November 7, 2022
Photo: Gehad Hamdy/picture alliance via Getty Images
Good morning! Yesterday was the start of COP27, where climate negotiators and corporate leaders meet to discuss how to reach net zero, among other climate challenges. And more than ever, Big Tech is playing a pivotal role in the discussions.
It’s once again climate conference season. Negotiators are descending on Sharm El-Sheikh, Egypt, for international climate talks known as COP27, Protocol Climate editor Brian Kahn writes.
The hot topic at COP27 will be loss and damage, or a framework for rich countries to pay emerging ones for climate damages. It’s a highly complex and contentious topic.
The tech industry sees itself as part of the international order. It’s impossible in many ways to disentangle business interests from nation-state interests at this point, but particularly when it comes to the climate because everyone has to live with the world’s choices.
Progress could take a number of different forms. So far, it’s taken the form of climate pledges that have yet to bend the emissions curve at the company and global levels.
But there are deeper discussions to be had at COP27 and beyond about how the industry uses its power to shape the world. “The tech sector exists to see around the bend,” Jamie Beck Alexander, the director of Drawdown Labs, told Protocol. “Given this foresight, industry leaders know that we will all one day soon wake up and realize that we have to make impossibly hard changes in our economy on impossible time horizons.”
Read more: What the tech industry wants at COP27
Some candidates have already started repeating “Big Lie” charges ahead of tomorrow’s midterms. And the social platforms that help them spread their message have prepared few measures to stop it, Protocol’s Ben Brody reports.
Companies haven’t updated their playbooks for the midterms. Many of the efforts from the likes of Twitter, Meta, YouTube, and others to protect 2022’s elections look a lot like the measures the platforms took in 2020.
Twitter could be making the problem worse, especially given Elon Musk gutting half the company’s staff. In terms of policy, Twitter actually goes a little further than some of its peers, limiting “misleading claims intended to undermine public confidence in an election.”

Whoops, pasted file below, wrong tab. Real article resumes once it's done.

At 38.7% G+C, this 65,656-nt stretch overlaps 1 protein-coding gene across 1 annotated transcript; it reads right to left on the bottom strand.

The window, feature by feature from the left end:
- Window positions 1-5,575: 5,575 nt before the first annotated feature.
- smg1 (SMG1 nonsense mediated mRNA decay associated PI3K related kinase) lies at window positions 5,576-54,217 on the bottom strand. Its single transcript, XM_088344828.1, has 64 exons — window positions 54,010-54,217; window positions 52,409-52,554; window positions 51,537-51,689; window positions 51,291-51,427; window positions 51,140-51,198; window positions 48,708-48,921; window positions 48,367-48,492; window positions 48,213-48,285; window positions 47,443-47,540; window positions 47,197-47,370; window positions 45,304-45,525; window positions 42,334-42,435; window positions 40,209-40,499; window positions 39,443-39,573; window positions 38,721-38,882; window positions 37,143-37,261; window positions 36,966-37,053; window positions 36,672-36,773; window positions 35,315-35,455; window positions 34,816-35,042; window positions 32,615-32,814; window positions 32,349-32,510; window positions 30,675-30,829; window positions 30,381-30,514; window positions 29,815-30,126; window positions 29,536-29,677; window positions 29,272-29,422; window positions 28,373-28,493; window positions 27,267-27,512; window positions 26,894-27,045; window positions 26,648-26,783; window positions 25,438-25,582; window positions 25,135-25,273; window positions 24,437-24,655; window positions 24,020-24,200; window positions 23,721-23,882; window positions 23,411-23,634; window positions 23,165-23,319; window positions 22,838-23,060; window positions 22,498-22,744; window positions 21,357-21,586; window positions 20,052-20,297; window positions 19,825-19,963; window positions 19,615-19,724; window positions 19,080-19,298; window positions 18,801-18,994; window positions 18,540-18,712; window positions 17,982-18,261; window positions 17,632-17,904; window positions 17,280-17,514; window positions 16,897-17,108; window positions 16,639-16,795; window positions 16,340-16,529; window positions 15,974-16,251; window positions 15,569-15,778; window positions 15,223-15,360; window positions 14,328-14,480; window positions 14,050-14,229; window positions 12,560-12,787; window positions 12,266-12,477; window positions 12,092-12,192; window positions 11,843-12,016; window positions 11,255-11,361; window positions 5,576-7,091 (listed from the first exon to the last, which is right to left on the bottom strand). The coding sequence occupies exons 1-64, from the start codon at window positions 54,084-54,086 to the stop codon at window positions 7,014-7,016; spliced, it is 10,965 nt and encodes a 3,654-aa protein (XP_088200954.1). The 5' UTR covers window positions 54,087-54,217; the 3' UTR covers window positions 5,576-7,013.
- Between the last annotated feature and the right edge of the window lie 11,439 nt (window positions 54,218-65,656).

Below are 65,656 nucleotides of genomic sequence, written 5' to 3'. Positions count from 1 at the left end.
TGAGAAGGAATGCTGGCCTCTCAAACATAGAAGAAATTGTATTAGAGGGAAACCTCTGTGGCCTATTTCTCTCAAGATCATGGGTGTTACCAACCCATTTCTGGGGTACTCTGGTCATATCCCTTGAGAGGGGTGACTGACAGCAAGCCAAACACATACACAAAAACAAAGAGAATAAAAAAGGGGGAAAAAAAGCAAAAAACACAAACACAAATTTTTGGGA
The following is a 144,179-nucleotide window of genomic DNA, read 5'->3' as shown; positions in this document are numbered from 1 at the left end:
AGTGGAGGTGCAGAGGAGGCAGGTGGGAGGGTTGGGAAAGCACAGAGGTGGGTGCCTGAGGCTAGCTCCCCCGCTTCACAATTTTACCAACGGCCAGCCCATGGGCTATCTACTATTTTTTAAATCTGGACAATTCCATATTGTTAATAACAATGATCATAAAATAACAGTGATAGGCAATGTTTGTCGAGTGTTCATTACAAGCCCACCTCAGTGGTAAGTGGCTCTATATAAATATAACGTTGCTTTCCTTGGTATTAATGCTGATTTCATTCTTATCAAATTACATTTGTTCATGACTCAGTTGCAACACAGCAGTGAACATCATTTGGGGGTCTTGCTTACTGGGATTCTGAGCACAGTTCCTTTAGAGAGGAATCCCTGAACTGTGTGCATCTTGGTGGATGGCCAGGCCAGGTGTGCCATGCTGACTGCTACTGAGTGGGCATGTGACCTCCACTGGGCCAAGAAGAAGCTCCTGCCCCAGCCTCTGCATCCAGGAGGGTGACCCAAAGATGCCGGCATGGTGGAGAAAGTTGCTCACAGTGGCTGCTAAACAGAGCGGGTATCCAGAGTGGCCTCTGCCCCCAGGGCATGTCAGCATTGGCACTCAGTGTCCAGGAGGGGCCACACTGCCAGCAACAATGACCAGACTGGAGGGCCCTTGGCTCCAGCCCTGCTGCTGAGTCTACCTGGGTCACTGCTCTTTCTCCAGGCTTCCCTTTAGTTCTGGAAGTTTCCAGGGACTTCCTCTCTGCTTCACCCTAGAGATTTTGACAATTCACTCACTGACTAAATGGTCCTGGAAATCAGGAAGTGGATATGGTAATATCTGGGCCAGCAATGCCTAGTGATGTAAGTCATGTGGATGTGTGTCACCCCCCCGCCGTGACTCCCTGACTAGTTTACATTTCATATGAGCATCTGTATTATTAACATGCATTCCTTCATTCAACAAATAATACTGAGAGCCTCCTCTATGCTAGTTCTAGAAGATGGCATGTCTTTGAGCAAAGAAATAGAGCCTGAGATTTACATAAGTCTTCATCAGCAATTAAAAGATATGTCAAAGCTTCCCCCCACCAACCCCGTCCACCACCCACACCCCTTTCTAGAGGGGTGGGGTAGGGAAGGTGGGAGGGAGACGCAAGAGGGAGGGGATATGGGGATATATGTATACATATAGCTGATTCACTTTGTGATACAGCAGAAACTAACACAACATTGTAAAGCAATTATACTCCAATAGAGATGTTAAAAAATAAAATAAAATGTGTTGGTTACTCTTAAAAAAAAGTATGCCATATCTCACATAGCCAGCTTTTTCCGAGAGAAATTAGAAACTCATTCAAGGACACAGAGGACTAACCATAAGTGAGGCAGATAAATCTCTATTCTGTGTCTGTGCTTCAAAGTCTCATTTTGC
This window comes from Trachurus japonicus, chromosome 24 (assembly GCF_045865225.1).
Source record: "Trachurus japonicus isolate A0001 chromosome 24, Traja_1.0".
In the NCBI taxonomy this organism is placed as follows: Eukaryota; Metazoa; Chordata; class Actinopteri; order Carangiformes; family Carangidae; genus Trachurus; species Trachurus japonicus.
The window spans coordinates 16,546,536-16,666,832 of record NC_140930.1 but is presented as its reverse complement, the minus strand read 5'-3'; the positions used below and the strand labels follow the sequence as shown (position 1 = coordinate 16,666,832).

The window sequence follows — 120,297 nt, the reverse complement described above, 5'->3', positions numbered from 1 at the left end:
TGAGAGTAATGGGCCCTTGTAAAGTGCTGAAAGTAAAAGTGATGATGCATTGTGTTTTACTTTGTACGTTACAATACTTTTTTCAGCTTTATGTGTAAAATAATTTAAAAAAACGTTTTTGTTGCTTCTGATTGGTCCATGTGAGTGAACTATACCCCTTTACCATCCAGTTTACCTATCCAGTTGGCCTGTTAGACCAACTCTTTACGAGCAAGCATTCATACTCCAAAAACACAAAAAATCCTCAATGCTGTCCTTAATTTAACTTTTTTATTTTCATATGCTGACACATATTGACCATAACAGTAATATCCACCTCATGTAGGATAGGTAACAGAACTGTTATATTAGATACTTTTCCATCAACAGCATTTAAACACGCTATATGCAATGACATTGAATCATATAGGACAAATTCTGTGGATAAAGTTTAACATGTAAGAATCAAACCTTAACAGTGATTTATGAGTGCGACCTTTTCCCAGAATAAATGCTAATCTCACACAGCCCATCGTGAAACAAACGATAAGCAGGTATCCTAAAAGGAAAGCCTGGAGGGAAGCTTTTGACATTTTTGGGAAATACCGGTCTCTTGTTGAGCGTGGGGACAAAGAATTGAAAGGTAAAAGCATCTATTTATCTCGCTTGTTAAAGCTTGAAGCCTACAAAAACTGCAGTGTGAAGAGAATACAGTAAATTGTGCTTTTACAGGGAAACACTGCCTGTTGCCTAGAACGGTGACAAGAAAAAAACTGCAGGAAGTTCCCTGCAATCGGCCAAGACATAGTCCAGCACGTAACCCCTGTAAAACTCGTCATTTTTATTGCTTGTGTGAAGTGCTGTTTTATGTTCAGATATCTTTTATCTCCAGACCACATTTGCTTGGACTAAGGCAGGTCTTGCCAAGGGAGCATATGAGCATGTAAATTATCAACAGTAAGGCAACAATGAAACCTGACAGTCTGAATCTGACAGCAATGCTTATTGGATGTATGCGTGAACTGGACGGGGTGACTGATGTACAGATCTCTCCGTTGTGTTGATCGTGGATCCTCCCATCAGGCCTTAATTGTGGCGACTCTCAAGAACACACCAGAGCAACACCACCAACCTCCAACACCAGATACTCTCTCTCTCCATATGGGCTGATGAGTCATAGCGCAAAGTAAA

Meta seems to have mostly recycled its 2020 playbook, despite reports that suggested the company’s three platforms were particularly helpful in supercharging the original Big Lie — focused on Biden’s election — in the leadup to Jan. 6.
Other platforms’ approaches don’t inspire confidence, either. YouTube, for example, prohibits “false claims that widespread fraud, errors, or glitches occurred in certain past elections to determine heads of government.”
There's a real risk that some people will seek to overturn legitimate losses — or even that a few Democrats will sense an opening for bad behavior — by fostering doubts about whether the U.S. can still pull off real elections. The social networks seem mostly to be hoping they have the tools to tackle that. It’s not clear they do.
Read more: Trump allies are questioning U.S. democracy. Tech is letting them.
For tech companies that rely on the housing market, which has been hard hit by inflation and rising interest rates, it’s a tough road ahead, Protocol's Tomio Geron writes.
Real estate tech companies face a tough slog in the current environment. Until inflation and interest rates show some real signs of dropping, the companies face both the challenges of all high-growth tech companies whose stocks have been hit, as well as the effects of the real estate downturn. “They're doubly affected,” said Melody Brue, analyst at Moor Insights & Strategy.
Zillow is betting on becoming a super app. The home-prices site beat analysts’ estimates for the third quarter but its fourth-quarter outlook fell short. It also laid off 300 employees.
Rocket’s mortgage operation is no longer soaring. Refis boosted Rocket last year: It processed more than double the volume of such loans than any other lender. But refinancings have cratered with soaring interest rates this year.